LRT extension in south Edmonton, rising in cost, opposed by some residents
The City of Edmonton is trying to rein in spending on the extension of the Capital Line LRT to Ellerslie Road, but as discovered during an executive committee meeting Wednesday, some residents living near a future station don’t even want the train to stop near their neighbourhood.
The plans for the extension place a station beside the neighbourhood of Twin Brooks, at 111 Street and 9 Avenue.
A number of residents are now showing opposition to the station, including Darvin Puhalski, who has lived in Twin Brooks for 20 years.
“Twin Brooks essentially doesn’t want that station,” said Puhalski.
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A survey in 2018 found 65 per cent of Twin Brooks residents supported the station. Four years later, that number is only 11 per cent, according to a survey done in December.
“We don’t want the station, we’re not going to use the station,” he said.
He added the city could save money by cancelling the Twin Brooks station and putting the funds towards the Heritage Valley station, as one of the cost-cutting measures being debated is to make the station and nearby crossings at street-level instead of elevated.
Puhalski said he and his neighbours are considering next steps if the station is built, including moving to a different city or withholding tax dollars.
“How would the city like that? That’s a bunch of money coming in the door that’s not coming in the door anymore,” he said.
Ward Ipiihkoohkanipiaohtsi Coun. Jennifer Rice said she is open to the idea of removing the Twin Brooks station, which was approved before she was elected in 2021.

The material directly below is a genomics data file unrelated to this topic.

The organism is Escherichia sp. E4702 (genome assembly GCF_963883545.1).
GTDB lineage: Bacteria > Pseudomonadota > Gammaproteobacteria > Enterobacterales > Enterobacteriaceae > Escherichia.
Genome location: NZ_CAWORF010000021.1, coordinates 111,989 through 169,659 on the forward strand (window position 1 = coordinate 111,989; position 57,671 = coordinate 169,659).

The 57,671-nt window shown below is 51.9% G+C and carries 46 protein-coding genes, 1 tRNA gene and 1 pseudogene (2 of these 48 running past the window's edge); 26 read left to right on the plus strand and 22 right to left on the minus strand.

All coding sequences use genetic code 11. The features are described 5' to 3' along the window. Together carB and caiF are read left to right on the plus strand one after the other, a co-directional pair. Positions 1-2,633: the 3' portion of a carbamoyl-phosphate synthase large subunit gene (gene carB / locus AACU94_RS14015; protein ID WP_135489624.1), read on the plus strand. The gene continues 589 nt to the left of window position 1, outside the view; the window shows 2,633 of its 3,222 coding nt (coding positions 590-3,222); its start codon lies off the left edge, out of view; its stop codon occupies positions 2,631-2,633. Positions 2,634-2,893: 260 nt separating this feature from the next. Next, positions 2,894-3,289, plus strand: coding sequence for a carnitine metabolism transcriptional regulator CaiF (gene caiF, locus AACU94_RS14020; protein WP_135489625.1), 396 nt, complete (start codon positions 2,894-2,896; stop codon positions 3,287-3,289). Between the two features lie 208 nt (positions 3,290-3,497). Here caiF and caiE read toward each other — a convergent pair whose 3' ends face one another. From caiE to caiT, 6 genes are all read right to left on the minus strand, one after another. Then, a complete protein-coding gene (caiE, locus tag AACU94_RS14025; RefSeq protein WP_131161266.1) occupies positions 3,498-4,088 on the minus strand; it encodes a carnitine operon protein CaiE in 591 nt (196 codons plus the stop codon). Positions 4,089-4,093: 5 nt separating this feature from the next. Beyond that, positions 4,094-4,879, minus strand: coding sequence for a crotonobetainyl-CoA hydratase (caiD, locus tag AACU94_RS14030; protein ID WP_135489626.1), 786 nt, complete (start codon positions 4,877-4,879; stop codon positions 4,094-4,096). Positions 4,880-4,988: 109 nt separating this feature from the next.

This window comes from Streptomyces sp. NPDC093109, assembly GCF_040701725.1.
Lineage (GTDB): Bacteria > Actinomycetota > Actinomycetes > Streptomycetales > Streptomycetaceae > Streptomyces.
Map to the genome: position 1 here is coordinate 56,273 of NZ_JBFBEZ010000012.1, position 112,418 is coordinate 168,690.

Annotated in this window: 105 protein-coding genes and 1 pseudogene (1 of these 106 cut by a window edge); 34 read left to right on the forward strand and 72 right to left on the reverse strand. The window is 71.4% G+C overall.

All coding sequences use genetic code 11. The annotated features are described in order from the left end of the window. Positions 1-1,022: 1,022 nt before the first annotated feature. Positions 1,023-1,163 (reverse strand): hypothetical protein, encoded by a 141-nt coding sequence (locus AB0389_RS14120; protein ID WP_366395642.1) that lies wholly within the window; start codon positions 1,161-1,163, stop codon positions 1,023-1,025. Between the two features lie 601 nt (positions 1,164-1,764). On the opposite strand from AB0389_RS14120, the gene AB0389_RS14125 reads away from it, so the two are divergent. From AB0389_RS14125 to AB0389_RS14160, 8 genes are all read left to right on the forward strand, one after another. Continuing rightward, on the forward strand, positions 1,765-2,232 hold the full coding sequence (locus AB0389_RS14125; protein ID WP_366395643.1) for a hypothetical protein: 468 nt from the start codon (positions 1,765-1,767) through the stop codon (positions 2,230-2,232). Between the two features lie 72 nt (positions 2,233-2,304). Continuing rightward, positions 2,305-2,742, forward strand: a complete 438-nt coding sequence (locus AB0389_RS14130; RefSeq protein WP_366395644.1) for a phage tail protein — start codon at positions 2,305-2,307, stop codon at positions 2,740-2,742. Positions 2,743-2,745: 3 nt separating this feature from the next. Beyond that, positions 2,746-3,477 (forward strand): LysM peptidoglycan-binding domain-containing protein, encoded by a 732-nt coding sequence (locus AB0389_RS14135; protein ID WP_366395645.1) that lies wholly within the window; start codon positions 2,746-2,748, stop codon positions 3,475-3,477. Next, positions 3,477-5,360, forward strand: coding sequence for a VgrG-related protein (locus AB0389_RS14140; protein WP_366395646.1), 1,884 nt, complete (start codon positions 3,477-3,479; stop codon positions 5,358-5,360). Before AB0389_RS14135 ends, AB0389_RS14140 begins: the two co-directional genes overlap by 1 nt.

“A majority of the Twin Brooks residents told me they do not want (the station). I will try my best to address that,” said Rice.
For cost-cutting measures, Rice said she does not support street-level crossings at Ellerslie Road.
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Ward sipiwiyiniwak Coun. Sarah Hamilton said the extension project might be stuck with the Twin Brooks station.
“That station has been worked into the overall funding agreement, so removing that might mean that we lose funding from other orders of government — that’s really important to know,” Hamilton said.
Hamilton said while she hears the concerns, council needs to look at the long term transportation network in the city.
“Does it make sense to have a stretch of track there with no stop, and what kind of impact would that have on the transportation network?”
The other scope changes proposed are to defer expanding a parking lot at Heritage Valley Park and Ride, reduce the number of LRT vehicles ordered and to build a smaller operations and maintenance facility for the extension.
City council is scheduled to discuss the scope changes and make a decision on May 16.
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